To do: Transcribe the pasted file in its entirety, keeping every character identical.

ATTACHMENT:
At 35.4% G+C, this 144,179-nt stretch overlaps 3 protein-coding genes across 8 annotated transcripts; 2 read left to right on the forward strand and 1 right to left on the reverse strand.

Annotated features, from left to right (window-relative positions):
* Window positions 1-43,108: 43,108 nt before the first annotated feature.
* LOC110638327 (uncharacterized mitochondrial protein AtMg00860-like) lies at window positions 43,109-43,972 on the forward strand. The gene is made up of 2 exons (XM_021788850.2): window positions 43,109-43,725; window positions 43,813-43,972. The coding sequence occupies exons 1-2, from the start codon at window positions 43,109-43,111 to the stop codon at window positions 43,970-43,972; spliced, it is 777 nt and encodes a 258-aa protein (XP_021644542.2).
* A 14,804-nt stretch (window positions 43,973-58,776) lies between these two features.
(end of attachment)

At 35.4% G+C, this 144,179-nt stretch overlaps 3 protein-coding genes across 8 annotated transcripts; 2 read left to right on the forward strand and 1 right to left on the reverse strand.

Annotated features, from left to right (window-relative positions):
* Window positions 1-43,108: 43,108 nt before the first annotated feature.
* LOC110638327 (uncharacterized mitochondrial protein AtMg00860-like) lies at window positions 43,109-43,972 on the forward strand. The gene is made up of 2 exons (XM_021788850.2): window positions 43,109-43,725; window positions 43,813-43,972. The coding sequence occupies exons 1-2, from the start codon at window positions 43,109-43,111 to the stop codon at window positions 43,970-43,972; spliced, it is 777 nt and encodes a 258-aa protein (XP_021644542.2).
* A 14,804-nt stretch (window positions 43,973-58,776) lies between these two features.